South Africa are one match away from whitewashing Australia in the five-match one day series, giving those players who switch between coloured and white clothing a much-needed confidence boost ahead of their trip Down Under for a three-match Test series beginning in November. By ANTOINETTE MULLER.
South Africa further piled misery on Australia on Sunday when they won the fourth of five ODIs by six wickets with 87 balls to spare. The win puts South Africa in touching distance of whitewashing Australia in a one-day series for the first time ever as the teams head to Cape Town for the final fixture.
Sunday was one of those days when everything just went South Africa’s way. Despite losing the toss and being asked to bowl, the Proteas dismissed the tourists for a measly 167 in 36.4 overs, without the help of Dale Steyn or Kagiso Rabada and, of course, AB de Villiers, who was ruled out of the series entirely.
With the series all wrapped up, Kyle Abott, Aaron Phangiso and Tabraiz Shamsi were drafted in to test the team’s bowling depth. Despite having no raw pace options up front, Abbot’s slower but fuller deliveries and the wily spin from Shamsi and Phangiso saw Australia bundled out for their lowest first innings total in ODIs since 2014 (154 in Perth, also against South Africa).
South Africa’s response to the total was not pristine, but was led from the front by captain Faf du Plessis, whose 69 off 87 ensured the bulk of the task was taken care of. Du Plessis’ captaincy has been sublime in this series with everything from managing his bowlers to his performance with the bat rubber-stamping his credentials as a leader in limited overs cricket.
Under his watch, the Proteas seem to have regained a certain ruthless edge which has often been absent in recent months. A clean sweep of the series will reaffirm that and might tempt the South African brains trust to consider appointing him in the position permanently, to give current ODI and Test captain AB de Villiers a bit of a reprieve as the Proteas continue one of their busiest seasons in quite some time.
But Du Plessis isn’t the only one who stands to gain from this series. The result is another timely victory for the under fire coaching staff, who have copped nothing but flak since South Africa’s dismal display against England in the Test series earlier in the year and the poor showing that followed in the World T20 thereafter.
While both teams in this series are playing with “reserve players” in parts, it has taken an immense effort to deliver such consistent performances across the four matches so far, especially under pressure. Equally impressive has been the strength in depth and the emergence of new players and the development of players who have, at times, been on the fringes of the squad.
Andile Phehlukwayo has been a revelation and although much of the credit for his emergence should go to his former franchise coach, Lance Klusener, as well as Cricket South Africa’s “finishing” school – the academy week which spans three months ahead of each cricket season when Vincent Barnes and Shukri Conrad tweak and tinker with emerging youngsters – his transition into international cricket has been seamless. That Phehlukwayo is only 20 years old bodes well for the future of South Africa’s all-round prospects and has laid a marker down for what is to come: a hark back to the days of Klusener and Shaun Pollock.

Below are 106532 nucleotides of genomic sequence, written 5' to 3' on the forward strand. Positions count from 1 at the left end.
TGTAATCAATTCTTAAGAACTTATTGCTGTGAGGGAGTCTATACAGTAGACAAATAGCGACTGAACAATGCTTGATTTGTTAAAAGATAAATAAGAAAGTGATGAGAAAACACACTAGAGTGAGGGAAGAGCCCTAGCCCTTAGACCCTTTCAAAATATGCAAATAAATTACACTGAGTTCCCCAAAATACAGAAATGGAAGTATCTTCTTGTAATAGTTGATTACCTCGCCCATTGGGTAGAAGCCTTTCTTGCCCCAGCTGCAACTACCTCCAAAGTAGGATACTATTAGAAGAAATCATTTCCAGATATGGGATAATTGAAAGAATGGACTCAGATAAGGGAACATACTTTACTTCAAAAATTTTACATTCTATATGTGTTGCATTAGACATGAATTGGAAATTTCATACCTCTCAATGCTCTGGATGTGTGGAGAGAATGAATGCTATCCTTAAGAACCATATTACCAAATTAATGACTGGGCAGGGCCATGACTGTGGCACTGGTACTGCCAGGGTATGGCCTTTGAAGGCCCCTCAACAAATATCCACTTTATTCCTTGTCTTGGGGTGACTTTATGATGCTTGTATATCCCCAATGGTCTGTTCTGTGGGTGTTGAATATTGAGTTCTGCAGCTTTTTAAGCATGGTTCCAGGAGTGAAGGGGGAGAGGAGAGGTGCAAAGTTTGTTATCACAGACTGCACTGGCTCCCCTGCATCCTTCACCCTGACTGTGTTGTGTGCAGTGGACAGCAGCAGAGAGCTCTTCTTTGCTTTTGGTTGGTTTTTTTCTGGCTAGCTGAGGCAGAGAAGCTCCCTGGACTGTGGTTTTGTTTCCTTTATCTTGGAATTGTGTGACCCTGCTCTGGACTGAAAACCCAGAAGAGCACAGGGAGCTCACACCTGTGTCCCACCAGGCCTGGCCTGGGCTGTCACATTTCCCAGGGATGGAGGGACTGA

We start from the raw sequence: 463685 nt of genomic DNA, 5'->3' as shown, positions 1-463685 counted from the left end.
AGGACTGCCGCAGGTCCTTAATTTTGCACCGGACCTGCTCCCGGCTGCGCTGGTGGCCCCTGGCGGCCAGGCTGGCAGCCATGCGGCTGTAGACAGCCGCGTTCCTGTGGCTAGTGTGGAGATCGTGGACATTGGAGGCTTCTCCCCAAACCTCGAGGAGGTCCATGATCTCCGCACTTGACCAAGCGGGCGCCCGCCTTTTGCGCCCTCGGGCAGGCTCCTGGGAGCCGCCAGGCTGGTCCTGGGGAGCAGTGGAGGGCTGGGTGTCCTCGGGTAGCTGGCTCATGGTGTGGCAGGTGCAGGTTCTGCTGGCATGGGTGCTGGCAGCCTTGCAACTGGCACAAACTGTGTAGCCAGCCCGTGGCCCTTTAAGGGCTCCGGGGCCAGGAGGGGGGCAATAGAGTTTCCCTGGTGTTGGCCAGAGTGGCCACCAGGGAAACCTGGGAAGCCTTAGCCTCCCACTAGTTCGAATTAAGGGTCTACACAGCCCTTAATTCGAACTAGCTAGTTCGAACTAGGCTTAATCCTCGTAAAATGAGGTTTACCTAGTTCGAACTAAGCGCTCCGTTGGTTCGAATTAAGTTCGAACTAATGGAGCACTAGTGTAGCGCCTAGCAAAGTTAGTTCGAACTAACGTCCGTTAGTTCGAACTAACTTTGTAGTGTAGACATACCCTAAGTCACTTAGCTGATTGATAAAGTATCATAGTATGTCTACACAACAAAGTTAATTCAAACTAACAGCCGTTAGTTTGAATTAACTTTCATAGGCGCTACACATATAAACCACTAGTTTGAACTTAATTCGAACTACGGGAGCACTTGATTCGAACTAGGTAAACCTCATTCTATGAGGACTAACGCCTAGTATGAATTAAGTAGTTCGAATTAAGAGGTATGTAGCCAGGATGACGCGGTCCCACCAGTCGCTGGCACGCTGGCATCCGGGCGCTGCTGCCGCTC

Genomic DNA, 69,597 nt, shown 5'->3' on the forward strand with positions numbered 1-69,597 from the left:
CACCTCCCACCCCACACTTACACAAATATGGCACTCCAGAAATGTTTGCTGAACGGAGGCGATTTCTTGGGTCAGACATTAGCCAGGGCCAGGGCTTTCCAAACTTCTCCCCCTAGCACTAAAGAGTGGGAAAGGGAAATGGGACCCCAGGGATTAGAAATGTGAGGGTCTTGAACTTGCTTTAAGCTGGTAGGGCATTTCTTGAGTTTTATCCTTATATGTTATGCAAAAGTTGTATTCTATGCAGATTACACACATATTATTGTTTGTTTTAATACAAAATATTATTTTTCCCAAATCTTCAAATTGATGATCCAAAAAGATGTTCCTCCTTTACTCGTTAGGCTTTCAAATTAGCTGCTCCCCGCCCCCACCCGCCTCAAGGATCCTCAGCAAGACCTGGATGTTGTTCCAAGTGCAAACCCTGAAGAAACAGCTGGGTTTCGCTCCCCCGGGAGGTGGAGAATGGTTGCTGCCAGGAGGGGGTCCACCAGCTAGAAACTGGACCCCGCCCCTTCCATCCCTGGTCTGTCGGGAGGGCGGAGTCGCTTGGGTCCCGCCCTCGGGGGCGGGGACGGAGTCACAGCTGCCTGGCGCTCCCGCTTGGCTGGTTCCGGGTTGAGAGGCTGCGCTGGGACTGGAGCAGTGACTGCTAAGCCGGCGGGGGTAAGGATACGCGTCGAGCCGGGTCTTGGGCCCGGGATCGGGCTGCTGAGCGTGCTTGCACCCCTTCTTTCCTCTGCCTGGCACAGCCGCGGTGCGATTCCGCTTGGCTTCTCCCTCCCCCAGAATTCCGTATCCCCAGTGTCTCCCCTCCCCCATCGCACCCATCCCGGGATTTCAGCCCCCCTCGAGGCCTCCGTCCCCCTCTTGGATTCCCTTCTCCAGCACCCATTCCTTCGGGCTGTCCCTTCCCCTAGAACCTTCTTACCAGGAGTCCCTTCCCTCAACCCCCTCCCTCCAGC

Equally impressive has been the nurturing of Phangiso and the arrival of Shamsi. Phangiso’s career has come with ups and downs (on and off the field), but his average for 2016 is the lowest it has been for any calender year in his career to date (16.80) and he has already equalled the number of wickets he took in seven matches in 2014 – the last time his average for a calendar year was below 60.00. Phangiso’s strike rate is also the lowest it has been in a calendar year (21.6) which means South Africa suddenly has three spinners to pick from if Shamsi is added to the mix. Spin bowling coach Claude Henderson has clearly been earning his keep.
But while South Africa is making strides in coloured clothing, limited overs cricket, especially out of a tournament context, matters very little, though, and all eyes will be on the coaching staff and players as the team heads Down Under for a three-match Test series next month. This series victory will certainly give those who switch between coloured and white clothing a confidence boost, but the climb back to the top of the Test rankings needs to be built on more than just confidence. DM
Scorecard summary: South Africa won by 6 wickets (with 87 balls remaining)
Australia 167 all out (36.4 overs): Mitchell Marsh 50 (72), Matthew Wade 53 (58); Kyle Abbott 8-0-40-4, Tabraiz Shamsi 10-1-36-3
South Africa 168-4 (35.3 overs): Faf du Plessis 69 (87), Rilee Rossouw 33 (45); Chris Tremain 10-0-48-2, Mitchell Marsh 5-0-22-1
Photo: The spectators during the 2016 Momentum One Day International Series game between South Africa and Australia at St Georges Park, Port Elizabeth on 9 October 2016 © Deryck Foster/BackpagePix
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